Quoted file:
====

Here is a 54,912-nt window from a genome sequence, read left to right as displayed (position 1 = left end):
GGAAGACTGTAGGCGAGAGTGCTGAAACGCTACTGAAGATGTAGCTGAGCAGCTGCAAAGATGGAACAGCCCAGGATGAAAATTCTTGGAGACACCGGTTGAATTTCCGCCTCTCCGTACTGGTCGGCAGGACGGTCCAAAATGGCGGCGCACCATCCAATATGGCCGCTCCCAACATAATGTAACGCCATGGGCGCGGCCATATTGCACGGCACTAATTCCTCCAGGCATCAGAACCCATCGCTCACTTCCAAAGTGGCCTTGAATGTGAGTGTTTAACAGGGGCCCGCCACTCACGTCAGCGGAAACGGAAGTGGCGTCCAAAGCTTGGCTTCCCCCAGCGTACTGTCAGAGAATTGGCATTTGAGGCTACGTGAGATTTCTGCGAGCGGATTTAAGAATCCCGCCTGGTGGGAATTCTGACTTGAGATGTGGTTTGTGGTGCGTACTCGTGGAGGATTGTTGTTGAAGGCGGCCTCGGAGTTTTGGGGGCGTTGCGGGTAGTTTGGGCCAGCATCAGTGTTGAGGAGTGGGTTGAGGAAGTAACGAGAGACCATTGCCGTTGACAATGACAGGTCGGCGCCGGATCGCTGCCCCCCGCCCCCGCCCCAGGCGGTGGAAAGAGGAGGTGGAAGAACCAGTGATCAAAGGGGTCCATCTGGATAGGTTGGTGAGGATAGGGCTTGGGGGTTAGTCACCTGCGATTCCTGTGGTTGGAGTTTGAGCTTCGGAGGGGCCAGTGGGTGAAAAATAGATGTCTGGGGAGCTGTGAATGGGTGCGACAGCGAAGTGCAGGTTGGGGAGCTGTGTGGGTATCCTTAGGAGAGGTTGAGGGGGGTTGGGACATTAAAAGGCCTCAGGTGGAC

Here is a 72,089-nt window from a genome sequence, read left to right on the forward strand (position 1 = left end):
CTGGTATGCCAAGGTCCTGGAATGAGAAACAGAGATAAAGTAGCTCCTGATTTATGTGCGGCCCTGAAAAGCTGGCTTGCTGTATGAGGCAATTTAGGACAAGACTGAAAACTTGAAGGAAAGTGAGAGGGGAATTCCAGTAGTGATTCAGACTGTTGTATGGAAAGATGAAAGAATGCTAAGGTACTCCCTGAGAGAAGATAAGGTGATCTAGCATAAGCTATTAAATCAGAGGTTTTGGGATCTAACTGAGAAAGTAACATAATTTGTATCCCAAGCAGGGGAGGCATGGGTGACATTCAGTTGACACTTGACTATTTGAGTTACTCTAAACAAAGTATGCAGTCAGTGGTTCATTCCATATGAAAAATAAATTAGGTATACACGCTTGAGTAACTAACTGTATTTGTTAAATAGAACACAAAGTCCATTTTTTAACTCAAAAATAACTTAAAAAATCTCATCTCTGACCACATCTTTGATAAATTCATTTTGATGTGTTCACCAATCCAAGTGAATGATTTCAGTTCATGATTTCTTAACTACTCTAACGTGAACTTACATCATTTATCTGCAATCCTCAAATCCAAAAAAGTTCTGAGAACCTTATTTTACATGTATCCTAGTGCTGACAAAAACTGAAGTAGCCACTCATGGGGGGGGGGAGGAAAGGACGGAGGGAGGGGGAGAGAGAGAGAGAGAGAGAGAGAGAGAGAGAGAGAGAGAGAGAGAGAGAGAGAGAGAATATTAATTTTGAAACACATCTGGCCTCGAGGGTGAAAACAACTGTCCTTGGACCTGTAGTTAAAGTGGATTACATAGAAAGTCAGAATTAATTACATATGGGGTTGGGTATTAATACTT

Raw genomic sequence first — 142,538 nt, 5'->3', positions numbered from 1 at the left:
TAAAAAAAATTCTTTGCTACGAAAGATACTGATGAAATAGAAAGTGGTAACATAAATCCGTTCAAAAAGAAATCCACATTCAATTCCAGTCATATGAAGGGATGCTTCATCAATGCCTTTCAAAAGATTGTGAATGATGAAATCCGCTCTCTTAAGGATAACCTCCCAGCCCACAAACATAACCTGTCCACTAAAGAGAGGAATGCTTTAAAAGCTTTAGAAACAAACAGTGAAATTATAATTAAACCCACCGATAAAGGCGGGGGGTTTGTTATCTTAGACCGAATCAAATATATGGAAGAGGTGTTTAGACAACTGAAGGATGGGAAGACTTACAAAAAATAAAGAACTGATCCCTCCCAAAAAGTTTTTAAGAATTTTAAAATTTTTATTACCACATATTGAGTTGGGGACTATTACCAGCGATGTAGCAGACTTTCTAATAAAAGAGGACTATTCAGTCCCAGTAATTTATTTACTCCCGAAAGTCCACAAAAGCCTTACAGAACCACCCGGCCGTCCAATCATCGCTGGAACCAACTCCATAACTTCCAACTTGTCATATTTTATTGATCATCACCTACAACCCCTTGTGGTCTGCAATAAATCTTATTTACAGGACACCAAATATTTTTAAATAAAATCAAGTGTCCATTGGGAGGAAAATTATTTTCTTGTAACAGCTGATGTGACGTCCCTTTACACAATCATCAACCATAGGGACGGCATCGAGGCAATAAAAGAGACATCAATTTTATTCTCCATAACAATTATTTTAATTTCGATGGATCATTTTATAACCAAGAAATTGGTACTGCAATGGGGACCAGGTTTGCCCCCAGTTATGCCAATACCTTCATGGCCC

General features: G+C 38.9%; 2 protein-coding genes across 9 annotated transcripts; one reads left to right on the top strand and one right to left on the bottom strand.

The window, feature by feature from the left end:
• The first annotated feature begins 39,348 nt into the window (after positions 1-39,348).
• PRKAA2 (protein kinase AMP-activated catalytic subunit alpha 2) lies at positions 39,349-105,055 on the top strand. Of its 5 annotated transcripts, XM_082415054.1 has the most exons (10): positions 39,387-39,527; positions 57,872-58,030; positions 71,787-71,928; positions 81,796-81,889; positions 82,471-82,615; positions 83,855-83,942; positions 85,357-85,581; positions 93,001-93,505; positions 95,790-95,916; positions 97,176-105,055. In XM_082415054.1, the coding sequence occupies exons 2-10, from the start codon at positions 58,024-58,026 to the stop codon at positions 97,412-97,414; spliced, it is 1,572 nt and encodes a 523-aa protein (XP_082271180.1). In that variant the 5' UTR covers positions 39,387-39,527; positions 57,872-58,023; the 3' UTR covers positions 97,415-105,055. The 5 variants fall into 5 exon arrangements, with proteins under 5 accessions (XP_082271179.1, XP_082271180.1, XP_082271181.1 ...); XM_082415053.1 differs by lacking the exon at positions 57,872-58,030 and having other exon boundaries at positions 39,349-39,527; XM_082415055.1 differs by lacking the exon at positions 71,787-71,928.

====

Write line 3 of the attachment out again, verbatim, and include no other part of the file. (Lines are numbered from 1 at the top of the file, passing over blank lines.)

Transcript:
Here is a 72,089-nt window from a genome sequence, read left to right on the forward strand (position 1 = left end):